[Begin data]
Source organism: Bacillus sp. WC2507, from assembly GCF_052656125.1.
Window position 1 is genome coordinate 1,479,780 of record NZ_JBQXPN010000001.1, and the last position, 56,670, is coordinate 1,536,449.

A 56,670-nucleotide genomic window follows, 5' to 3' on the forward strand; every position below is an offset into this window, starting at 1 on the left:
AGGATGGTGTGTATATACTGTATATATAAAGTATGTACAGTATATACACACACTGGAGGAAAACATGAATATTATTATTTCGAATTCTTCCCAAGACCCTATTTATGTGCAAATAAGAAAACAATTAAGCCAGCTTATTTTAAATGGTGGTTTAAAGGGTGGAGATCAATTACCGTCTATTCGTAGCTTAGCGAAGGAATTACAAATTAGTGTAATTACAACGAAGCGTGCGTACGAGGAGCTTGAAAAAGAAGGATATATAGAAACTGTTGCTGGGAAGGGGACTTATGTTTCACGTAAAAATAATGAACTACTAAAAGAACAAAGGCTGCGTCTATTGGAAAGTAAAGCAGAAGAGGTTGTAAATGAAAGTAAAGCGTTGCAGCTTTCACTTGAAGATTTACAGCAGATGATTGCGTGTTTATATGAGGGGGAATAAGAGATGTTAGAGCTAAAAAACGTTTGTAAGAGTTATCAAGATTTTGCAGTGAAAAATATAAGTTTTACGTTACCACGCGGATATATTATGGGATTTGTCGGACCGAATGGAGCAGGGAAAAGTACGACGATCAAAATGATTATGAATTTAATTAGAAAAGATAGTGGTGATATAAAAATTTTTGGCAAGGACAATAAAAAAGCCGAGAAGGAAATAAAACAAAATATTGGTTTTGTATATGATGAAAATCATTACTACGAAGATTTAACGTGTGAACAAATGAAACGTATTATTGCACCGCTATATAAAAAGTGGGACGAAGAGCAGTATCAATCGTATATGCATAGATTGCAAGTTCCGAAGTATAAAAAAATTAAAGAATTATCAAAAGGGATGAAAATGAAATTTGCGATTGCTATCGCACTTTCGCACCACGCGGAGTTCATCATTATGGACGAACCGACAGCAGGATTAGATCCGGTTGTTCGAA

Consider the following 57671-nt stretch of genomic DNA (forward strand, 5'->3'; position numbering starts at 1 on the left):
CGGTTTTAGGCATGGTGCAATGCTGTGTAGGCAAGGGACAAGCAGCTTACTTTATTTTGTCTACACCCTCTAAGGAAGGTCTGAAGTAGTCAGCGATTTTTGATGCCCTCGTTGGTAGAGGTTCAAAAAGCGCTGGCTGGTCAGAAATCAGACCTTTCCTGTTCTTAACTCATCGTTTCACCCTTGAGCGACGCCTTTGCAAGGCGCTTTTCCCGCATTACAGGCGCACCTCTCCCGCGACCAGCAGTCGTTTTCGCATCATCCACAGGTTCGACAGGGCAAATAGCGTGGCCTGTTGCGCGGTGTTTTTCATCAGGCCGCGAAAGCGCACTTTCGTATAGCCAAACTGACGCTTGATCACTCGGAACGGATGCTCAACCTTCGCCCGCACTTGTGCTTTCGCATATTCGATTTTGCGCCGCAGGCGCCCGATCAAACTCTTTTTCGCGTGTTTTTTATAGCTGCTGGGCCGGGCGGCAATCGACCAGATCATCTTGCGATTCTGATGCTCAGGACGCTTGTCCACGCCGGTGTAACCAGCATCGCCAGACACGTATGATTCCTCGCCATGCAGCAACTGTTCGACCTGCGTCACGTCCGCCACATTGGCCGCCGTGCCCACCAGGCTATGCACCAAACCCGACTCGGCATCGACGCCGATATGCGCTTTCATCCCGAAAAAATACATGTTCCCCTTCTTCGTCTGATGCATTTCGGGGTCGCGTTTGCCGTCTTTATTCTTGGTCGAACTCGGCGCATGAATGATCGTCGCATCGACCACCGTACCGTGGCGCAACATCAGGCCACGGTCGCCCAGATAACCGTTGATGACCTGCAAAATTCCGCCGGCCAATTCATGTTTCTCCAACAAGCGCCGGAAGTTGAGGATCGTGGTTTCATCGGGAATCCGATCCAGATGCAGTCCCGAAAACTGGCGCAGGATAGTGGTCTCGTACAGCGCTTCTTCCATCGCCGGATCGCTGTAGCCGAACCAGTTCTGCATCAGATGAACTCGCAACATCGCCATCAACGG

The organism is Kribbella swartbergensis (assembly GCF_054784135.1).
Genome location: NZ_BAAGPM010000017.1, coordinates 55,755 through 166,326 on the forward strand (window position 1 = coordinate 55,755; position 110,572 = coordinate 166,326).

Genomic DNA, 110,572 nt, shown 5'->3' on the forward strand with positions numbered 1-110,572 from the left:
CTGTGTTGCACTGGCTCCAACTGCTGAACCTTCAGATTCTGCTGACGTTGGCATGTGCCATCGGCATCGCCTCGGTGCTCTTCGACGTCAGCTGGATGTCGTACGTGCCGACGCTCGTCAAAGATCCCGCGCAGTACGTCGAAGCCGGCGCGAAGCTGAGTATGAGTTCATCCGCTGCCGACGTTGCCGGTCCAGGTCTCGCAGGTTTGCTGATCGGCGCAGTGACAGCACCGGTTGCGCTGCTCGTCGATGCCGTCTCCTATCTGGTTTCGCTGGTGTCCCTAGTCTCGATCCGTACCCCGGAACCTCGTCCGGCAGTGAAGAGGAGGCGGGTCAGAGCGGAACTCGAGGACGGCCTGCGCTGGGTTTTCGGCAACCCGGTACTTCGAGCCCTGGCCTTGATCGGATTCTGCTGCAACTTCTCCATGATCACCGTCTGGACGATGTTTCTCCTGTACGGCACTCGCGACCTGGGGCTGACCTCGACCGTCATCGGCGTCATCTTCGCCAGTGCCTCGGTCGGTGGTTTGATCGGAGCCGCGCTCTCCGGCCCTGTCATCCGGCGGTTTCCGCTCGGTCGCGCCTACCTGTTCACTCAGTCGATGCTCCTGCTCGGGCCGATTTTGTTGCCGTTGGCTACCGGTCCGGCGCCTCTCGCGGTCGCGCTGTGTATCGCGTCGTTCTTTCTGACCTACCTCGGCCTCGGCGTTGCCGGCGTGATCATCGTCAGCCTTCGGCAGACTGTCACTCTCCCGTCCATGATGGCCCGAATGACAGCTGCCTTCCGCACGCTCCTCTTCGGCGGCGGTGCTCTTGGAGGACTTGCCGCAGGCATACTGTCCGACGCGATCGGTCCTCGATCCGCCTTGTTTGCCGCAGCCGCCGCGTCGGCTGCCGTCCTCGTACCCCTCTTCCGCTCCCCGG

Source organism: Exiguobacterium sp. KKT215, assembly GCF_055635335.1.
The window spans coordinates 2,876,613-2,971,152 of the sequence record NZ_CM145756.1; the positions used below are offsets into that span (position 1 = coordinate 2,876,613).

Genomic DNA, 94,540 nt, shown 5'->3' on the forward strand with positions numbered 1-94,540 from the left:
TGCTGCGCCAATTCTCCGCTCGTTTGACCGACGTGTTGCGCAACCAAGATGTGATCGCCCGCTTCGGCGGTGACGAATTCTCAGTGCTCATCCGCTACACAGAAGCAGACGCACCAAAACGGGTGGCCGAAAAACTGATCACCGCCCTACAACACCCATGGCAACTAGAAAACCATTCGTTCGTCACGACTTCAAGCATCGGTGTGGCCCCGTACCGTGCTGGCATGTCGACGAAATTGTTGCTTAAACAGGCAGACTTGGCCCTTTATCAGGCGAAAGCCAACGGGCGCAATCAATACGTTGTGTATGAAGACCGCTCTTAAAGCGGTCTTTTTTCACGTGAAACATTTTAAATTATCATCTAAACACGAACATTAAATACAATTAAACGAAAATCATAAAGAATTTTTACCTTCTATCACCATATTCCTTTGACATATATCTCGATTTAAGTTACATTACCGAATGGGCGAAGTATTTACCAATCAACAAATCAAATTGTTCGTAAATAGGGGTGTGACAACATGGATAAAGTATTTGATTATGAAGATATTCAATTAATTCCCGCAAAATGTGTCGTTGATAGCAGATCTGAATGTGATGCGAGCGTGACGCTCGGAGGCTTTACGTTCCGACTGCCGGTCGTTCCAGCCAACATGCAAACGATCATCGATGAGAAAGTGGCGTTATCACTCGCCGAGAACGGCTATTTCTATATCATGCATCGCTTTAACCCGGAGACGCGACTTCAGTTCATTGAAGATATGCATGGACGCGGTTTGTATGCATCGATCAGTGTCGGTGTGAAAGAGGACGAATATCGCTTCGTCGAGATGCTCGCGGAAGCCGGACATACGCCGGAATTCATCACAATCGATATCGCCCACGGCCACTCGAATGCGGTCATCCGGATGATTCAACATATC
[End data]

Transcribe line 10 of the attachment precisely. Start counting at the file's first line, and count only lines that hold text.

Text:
CTGTGTTGCACTGGCTCCAACTGCTGAACCTTCAGATTCTGCTGACGTTGGCATGTGCCATCGGCATCGCCTCGGTGCTCTTCGACGTCAGCTGGATGTCGTACGTGCCGACGCTCGTCAAAGATCCCGCGCAGTACGTCGAAGCCGGCGCGAAGCTGAGTATGAGTTCATCCGCTGCCGACGTTGCCGGTCCAGGTCTCGCAGGTTTGCTGATCGGCGCAGTGACAGCACCGGTTGCGCTGCTCGTCGATGCCGTCTCCTATCTGGTTTCGCTGGTGTCCCTAGTCTCGATCCGTACCCCGGAACCTCGTCCGGCAGTGAAGAGGAGGCGGGTCAGAGCGGAACTCGAGGACGGCCTGCGCTGGGTTTTCGGCAACCCGGTACTTCGAGCCCTGGCCTTGATCGGATTCTGCTGCAACTTCTCCATGATCACCGTCTGGACGATGTTTCTCCTGTACGGCACTCGCGACCTGGGGCTGACCTCGACCGTCATCGGCGTCATCTTCGCCAGTGCCTCGGTCGGTGGTTTGATCGGAGCCGCGCTCTCCGGCCCTGTCATCCGGCGGTTTCCGCTCGGTCGCGCCTACCTGTTCACTCAGTCGATGCTCCTGCTCGGGCCGATTTTGTTGCCGTTGGCTACCGGTCCGGCGCCTCTCGCGGTCGCGCTGTGTATCGCGTCGTTCTTTCTGACCTACCTCGGCCTCGGCGTTGCCGGCGTGATCATCGTCAGCCTTCGGCAGACTGTCACTCTCCCGTCCATGATGGCCCGAATGACAGCTGCCTTCCGCACGCTCCTCTTCGGCGGCGGTGCTCTTGGAGGACTTGCCGCAGGCATACTGTCCGACGCGATCGGTCCTCGATCCGCCTTGTTTGCCGCAGCCGCCGCGTCGGCTGCCGTCCTCGTACCCCTCTTCCGCTCCCCGG